Can litigation achieve true social justice?

Lisa Vanhala and Jacqui Kinghan

Commentators have argued over the value and effects of strategic litigation. What can funders learn about the issue from their analyses?

In the 1954 case of Brown v Board of Education, the US Supreme Court found that racial segregation in educational facilities was unconstitutional. The judgment was heralded as a major success – one Black newspaper proclaimed it to be ‘the greatest victory for the Negro people since the Emancipation Proclamation’ and constitutional lawyers and historians often deem Brown the most important US Supreme Court decision of the 20th century, if not of all time. The case is held up by proponents of strategic litigation as a shining example of the ways in which legal action by social movements can drive wide-scale social change.

Diverging views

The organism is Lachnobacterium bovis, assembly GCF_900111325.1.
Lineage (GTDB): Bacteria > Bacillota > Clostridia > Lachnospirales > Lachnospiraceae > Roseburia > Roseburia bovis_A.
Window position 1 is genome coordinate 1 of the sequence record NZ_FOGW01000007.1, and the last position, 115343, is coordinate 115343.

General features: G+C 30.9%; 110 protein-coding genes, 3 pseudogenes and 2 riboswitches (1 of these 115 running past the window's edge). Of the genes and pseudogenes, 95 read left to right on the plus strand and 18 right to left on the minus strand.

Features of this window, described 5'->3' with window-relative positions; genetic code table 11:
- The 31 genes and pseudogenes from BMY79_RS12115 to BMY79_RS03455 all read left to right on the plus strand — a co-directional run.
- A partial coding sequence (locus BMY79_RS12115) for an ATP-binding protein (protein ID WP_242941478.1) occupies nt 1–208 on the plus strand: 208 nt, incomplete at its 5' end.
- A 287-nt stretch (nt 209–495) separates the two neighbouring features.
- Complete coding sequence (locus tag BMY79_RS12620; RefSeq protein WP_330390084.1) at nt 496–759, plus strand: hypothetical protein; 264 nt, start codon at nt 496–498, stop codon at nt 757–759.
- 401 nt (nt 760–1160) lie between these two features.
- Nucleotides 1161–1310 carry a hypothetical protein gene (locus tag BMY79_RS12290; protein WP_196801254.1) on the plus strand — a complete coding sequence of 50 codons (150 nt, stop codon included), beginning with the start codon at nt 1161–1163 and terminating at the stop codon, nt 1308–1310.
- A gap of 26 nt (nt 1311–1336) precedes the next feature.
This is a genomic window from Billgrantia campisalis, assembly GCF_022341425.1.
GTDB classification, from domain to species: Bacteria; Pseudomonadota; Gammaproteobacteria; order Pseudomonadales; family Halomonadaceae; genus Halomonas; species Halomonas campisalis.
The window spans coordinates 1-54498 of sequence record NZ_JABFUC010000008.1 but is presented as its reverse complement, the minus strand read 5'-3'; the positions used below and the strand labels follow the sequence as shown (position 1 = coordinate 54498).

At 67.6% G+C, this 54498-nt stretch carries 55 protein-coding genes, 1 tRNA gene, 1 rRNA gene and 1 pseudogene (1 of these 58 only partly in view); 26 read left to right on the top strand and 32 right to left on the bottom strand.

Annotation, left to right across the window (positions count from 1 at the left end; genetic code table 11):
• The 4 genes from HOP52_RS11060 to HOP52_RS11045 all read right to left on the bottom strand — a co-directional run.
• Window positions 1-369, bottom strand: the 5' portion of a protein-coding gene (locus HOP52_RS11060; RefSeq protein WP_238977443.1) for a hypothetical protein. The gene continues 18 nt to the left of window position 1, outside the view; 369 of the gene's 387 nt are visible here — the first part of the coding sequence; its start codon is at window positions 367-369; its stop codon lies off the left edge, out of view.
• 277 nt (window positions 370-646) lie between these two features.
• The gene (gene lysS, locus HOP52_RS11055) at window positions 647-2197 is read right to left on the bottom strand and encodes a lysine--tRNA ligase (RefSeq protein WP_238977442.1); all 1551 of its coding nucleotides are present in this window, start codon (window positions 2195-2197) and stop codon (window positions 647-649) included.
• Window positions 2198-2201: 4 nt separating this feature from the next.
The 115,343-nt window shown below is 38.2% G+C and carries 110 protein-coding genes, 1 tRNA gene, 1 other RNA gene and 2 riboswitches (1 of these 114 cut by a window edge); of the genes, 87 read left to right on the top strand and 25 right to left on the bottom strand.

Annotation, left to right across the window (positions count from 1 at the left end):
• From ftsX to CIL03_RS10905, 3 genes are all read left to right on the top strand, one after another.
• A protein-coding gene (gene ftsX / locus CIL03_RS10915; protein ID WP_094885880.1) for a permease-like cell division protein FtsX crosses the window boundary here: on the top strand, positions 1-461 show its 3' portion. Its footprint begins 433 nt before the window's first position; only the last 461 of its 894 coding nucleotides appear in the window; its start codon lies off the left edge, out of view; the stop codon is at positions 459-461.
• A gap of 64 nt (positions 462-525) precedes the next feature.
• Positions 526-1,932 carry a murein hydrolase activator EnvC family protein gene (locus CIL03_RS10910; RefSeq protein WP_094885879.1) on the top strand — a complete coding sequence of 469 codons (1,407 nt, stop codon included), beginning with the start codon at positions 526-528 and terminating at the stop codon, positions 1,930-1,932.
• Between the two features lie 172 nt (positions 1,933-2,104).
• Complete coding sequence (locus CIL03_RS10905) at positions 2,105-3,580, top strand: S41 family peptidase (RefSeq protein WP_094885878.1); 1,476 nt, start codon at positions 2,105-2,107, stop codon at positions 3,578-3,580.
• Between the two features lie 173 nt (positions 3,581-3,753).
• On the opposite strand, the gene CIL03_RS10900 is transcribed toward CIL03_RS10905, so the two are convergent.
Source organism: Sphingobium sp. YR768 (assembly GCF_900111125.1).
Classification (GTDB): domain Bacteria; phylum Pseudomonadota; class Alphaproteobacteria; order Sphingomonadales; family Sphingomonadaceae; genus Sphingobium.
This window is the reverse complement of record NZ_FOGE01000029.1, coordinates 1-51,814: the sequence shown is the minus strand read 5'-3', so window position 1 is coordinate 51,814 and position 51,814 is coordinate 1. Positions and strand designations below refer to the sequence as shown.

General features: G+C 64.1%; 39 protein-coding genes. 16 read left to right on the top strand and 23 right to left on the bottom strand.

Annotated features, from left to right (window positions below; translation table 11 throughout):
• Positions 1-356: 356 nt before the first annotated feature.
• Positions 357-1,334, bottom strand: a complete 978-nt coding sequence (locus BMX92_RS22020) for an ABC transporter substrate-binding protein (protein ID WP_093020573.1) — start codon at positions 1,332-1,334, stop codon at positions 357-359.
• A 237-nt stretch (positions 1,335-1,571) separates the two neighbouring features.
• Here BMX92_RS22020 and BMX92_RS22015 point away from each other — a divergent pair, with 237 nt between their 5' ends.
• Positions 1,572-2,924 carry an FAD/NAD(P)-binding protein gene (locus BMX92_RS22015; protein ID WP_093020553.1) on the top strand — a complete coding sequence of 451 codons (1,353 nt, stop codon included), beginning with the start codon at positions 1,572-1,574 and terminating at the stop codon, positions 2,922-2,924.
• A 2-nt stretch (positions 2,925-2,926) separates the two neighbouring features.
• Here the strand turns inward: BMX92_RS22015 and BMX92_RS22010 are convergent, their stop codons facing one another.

Yet over the last 25 years scholars have studied the impacts of the case and drawn wildly different conclusions about whether it can be deemed a ‘success’ at all. In fact, Brown resulted in little school desegregation during the decade after the judgment, raising questions about whether litigation is a useful tool in shaping societal transformation. In his book The Hollow Hope, Gerald Rosenberg argues, using the Brown case as one of a series of case studies, that litigation as a strategy for social reform has been vastly overrated and can even be counter-productive. The most in-depth analysis of Brown is Michael Klarman’s rich account in From Jim Crow to Civil Rights: The Supreme Court and the struggle for racial equality. He argues that steps towards racial equality often attributed to Brown were instead the result of long-term political, social and economic changes that would have transformed southern race relations regardless of the Supreme Court’s intervention. The book also documents the many negative impacts precipitated by the Brown case including the prioritising of desegregated education over other urgent pressing civil rights issues in the Black community and the conflict within the civil rights movement about whether to pursue goals through litigation or direct action. Klarman is cautious about drawing conclusions on whether Brown may have done more harm than good but the book (not without its critics) raises the phenomenon of backlash as an important factor to consider when evaluating whether legal action has been successful. Harvard scholar Martha Minnow in her book In Brown’s Wake: Legacies of America’s educational landmark strikes a more upbeat tone by focusing on the symbolic importance of Brown and the ways in which the court’s findings have reverberated across other equality movements in the US and beyond.

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